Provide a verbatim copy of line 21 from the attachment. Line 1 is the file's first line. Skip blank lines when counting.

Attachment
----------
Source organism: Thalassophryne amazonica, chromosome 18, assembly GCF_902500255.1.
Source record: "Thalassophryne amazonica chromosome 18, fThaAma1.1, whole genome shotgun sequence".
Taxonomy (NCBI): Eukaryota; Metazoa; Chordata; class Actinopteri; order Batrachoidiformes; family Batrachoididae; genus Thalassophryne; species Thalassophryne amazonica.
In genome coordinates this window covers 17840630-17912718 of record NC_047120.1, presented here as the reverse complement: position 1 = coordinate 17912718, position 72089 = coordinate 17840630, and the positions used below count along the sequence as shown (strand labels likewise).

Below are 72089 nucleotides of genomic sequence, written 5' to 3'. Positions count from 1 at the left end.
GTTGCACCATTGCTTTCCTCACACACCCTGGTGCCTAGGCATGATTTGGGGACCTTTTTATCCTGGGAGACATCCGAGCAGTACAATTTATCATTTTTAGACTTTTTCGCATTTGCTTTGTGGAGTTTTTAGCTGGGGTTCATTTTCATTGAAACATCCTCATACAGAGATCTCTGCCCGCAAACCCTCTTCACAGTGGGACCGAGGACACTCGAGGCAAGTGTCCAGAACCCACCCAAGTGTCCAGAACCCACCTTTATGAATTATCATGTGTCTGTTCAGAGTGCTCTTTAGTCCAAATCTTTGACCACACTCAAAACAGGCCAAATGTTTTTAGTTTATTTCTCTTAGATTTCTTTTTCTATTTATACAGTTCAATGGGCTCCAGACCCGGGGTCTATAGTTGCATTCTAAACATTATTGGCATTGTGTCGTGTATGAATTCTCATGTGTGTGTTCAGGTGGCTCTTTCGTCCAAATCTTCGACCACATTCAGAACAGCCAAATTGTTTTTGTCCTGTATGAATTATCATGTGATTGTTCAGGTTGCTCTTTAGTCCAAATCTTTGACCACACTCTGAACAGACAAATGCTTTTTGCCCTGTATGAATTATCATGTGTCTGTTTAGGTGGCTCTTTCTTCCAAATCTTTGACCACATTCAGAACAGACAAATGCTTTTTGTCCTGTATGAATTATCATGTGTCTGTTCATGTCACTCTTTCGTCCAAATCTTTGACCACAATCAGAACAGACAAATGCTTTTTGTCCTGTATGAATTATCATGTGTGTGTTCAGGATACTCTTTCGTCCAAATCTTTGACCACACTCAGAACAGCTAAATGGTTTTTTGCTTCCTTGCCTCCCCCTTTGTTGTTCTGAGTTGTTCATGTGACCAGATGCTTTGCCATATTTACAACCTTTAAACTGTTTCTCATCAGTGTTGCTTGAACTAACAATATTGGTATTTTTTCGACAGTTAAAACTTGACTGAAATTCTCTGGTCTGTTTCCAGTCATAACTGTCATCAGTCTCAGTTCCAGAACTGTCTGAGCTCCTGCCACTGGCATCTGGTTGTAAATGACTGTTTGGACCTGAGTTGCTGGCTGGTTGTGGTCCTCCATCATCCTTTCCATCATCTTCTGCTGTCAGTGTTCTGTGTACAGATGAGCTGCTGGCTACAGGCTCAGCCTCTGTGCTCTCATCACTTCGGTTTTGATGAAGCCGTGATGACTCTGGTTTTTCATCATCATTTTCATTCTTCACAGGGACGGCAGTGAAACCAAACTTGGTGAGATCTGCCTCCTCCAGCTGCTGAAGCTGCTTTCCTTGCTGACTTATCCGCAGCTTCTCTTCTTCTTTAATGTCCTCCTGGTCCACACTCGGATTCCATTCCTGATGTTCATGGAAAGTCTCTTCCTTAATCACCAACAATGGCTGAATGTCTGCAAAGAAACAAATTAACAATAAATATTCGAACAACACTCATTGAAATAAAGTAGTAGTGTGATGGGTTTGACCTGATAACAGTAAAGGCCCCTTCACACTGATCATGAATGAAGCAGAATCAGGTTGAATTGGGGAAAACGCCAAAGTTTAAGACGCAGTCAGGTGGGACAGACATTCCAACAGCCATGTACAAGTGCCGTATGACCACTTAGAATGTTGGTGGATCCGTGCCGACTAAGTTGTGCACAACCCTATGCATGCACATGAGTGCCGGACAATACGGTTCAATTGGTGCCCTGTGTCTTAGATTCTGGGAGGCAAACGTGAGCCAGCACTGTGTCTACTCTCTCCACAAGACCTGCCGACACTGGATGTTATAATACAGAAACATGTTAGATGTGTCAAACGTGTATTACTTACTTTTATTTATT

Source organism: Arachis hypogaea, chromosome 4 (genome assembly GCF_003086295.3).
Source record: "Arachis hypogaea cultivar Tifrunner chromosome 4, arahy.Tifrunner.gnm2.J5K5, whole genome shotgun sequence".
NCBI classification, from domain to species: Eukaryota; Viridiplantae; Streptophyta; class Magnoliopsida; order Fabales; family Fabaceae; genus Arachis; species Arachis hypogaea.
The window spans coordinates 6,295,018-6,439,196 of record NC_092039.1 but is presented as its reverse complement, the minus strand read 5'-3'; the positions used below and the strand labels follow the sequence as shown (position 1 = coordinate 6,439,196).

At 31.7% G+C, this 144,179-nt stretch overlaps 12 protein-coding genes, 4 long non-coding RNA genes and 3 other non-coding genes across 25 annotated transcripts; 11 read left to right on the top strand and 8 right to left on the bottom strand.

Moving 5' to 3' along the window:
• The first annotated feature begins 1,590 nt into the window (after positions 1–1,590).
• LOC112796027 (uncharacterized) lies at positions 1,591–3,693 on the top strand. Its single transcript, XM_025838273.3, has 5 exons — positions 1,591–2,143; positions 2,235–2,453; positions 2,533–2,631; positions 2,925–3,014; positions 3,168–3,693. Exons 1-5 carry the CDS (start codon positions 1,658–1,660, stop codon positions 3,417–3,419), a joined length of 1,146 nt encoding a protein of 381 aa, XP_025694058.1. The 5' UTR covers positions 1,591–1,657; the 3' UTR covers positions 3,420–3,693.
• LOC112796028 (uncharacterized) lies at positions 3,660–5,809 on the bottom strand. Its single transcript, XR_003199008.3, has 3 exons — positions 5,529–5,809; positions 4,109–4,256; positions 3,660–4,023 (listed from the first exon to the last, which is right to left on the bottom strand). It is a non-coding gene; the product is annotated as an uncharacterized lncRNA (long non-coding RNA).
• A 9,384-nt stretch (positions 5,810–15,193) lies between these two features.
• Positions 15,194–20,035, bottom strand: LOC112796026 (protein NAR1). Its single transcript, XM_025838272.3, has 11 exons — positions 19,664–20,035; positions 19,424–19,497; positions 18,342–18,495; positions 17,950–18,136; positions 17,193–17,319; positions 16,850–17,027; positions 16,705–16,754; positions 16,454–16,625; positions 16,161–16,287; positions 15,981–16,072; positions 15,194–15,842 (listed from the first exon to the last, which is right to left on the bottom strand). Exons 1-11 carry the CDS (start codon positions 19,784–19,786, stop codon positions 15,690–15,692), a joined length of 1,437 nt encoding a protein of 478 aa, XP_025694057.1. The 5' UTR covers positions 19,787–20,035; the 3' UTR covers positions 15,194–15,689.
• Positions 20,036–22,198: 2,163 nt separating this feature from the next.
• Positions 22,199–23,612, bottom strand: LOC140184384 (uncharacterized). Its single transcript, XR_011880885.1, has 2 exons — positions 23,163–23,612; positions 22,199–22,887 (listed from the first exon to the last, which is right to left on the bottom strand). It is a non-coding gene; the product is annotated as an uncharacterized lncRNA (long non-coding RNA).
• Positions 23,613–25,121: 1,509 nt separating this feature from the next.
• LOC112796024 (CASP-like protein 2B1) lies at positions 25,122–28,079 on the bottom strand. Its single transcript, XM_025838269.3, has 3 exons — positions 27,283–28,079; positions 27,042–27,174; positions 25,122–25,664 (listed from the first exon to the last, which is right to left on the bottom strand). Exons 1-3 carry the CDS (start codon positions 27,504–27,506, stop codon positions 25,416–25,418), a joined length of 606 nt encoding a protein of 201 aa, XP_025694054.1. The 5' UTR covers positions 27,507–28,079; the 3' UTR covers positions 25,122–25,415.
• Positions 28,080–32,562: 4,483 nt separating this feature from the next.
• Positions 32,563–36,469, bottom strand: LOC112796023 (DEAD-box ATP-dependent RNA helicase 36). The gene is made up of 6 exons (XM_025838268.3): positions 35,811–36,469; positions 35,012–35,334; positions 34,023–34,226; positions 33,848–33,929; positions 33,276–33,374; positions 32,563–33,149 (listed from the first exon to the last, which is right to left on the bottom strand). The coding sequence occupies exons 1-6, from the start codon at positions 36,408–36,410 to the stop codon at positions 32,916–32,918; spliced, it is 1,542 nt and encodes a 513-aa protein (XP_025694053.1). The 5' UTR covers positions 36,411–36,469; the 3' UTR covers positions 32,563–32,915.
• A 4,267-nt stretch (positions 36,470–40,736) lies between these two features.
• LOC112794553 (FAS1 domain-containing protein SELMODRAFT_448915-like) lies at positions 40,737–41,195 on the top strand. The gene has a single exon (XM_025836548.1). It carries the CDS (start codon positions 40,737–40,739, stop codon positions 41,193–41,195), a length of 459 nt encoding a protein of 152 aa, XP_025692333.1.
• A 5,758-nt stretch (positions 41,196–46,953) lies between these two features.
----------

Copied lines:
• LOC112796024 (CASP-like protein 2B1) lies at positions 25,122–28,079 on the bottom strand. Its single transcript, XM_025838269.3, has 3 exons — positions 27,283–28,079; positions 27,042–27,174; positions 25,122–25,664 (listed from the first exon to the last, which is right to left on the bottom strand). Exons 1-3 carry the CDS (start codon positions 27,504–27,506, stop codon positions 25,416–25,418), a joined length of 606 nt encoding a protein of 201 aa, XP_025694054.1. The 5' UTR covers positions 27,507–28,079; the 3' UTR covers positions 25,122–25,415.